I'd wager most legitimate employers have always taken efforts to make sure that their new hires are legal, for THEIR own protection. Regardless of whether E-verify survives, the menial jobs in landsaping, roofing and restaurants will continue to be held by illegals. Those small business owners figure the risk is worth it. Five bucks an hour and bowl of pasta for night of dish washing far out weighs the risk of getting caught.

Comment #3 by David Beagle on 2012 03 27

Instead of wasting money on having police set up roadblocks and check for seat belts in every car, mandating E-Verify and doing random checks at employers locations for proper documentation would actually help reduce the unemployment and discourage illegal immigration. Especially in the construction and foodservice industries. I think most citizens understand that paying a higher price for the services because the employees are all legal citizens means paying less taxes to the government for unemployment checks and welfare and foodstamps for those people since they're working and not just collecting.

Comment #4 by Russ Hryzan on 2012 03 27

Not using E verify is criminal.
Then again, what else would you expect from our politicians.

Comment #5 by pearl fanch on 2012 03 27

R.I. "hearing" today on E-Verify and control of illegal immigration

House Labor Cmte Chair is Rep Anastasia Williams... Nuff said!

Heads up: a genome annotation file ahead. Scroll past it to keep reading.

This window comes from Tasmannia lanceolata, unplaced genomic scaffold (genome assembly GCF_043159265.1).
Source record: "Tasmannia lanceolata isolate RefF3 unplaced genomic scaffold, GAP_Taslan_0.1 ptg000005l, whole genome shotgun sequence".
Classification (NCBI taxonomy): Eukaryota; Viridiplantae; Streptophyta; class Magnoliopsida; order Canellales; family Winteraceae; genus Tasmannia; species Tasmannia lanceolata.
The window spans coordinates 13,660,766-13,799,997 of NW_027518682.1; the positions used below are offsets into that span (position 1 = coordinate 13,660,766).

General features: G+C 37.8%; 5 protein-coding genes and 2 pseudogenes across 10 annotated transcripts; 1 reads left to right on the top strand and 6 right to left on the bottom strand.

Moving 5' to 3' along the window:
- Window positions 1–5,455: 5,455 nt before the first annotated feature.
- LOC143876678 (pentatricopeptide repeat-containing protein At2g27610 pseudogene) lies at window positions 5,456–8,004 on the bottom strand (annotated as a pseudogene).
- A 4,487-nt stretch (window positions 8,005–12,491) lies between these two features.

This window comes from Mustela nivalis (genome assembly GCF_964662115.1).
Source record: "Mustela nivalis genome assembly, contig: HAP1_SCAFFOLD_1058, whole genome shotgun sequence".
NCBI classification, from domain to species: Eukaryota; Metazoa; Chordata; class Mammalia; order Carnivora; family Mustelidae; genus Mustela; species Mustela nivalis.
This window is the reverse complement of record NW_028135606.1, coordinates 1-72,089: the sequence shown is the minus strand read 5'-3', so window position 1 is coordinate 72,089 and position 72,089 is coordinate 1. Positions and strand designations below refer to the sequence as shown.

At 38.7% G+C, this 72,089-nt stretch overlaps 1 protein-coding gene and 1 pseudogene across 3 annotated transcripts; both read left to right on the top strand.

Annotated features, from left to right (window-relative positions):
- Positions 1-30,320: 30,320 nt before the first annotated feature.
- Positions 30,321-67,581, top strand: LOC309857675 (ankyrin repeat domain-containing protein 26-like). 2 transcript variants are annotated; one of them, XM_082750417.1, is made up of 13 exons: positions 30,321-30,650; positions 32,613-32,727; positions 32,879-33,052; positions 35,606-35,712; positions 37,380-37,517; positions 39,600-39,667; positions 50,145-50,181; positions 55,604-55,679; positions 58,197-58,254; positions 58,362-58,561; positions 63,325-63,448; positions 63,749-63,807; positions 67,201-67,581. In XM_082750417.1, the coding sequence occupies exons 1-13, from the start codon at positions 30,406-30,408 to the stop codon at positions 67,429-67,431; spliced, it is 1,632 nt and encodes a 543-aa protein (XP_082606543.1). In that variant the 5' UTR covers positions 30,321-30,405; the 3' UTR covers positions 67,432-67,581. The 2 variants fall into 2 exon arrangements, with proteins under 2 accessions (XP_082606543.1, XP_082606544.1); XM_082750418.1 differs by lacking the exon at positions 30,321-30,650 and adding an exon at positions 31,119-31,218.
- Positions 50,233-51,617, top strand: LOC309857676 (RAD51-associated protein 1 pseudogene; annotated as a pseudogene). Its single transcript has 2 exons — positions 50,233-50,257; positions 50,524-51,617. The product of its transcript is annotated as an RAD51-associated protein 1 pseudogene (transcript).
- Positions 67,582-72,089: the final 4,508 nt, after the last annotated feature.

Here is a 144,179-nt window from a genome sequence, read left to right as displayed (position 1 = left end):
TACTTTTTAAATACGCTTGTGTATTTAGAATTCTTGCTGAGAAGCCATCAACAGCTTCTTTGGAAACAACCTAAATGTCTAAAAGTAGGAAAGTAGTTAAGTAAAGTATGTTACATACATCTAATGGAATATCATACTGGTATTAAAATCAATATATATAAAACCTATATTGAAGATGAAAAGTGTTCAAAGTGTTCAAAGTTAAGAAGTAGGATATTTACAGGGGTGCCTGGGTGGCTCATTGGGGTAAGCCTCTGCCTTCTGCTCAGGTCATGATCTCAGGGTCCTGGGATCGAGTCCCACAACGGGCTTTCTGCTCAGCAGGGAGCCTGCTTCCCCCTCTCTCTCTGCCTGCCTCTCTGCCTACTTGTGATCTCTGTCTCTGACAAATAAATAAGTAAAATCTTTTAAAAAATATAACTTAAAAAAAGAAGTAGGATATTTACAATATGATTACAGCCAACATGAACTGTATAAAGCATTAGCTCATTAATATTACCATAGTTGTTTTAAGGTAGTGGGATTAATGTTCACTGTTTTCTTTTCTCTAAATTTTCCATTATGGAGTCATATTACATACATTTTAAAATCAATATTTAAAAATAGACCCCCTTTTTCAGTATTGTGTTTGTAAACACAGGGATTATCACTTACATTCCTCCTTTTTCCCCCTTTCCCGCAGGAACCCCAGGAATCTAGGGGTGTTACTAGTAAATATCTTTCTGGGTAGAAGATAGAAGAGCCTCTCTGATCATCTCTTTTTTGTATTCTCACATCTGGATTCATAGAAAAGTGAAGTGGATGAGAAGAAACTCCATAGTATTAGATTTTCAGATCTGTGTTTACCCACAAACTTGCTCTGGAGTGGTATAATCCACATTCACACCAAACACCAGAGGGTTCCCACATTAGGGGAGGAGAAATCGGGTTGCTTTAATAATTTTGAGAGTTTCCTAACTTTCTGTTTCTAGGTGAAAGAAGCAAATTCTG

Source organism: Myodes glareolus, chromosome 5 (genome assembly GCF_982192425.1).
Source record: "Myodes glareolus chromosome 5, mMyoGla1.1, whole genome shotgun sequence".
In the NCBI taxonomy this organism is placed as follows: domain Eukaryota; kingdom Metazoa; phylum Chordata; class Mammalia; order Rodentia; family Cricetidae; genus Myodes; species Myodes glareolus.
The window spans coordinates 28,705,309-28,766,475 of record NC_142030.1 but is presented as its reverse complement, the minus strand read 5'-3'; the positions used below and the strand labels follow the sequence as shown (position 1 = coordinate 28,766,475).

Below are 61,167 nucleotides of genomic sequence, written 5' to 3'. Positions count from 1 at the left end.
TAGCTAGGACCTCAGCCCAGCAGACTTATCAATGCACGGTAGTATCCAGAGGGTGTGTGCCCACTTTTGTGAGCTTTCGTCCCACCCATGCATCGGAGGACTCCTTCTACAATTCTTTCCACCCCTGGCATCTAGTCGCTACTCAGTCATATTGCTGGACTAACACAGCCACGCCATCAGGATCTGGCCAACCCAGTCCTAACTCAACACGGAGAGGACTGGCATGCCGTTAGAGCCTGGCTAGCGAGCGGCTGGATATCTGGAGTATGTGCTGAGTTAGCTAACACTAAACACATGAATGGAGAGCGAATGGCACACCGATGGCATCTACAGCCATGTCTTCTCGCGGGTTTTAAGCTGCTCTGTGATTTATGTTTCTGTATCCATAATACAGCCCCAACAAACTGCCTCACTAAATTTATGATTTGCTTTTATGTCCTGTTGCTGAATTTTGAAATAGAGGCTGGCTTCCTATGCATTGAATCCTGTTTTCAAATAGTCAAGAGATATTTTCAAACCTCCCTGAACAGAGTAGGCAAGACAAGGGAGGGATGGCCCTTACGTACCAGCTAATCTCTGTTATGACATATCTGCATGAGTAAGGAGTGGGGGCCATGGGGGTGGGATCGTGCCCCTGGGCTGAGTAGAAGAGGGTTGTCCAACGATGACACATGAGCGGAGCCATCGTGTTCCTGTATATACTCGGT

Hahahaha.....

Hearing? Yeah right...

Held for Further Study = DOA!!!

Comment #6 by Aldo Palazzo on 2012 03 27

These Democrats and the Governot need to realize that we are serious about this. There are not enough jobs to go around, and citzens are the ones who end up paying the freight for the illegals among us. For a bunch of people who are always whining about "fairness," they seem to completly blind to the unfairness of this. Or is it just being obtuse?

Comment #7 by Michael Trenn on 2012 03 28

I am for E-Verify,if you target the employers then people who come here illegally can not get jobs,then they will be forced to come legally or don't come at all!

Comment #8 by anthony sionni on 2012 03 28

Williams is blocking the democratic process to suit her own agenda.
Interesting she claimed to be "devastated" when her friend and associate Dolores LaFlamme was sent to prison and ordered deported for selling licenses to illegal aliens and fugitive criminals for thousands of dollars.LaFlamme was an illegal alien fugitive working in the Registry.Noce friends Williams has.Maybe she knew notning of M.:aFlamme's activities,but how did LaFlamme get the state jopb to begin with?Who were her references?

Comment #9 by Joseph Bernstein on 2012 03 28




Commenting is not available in this channel entry.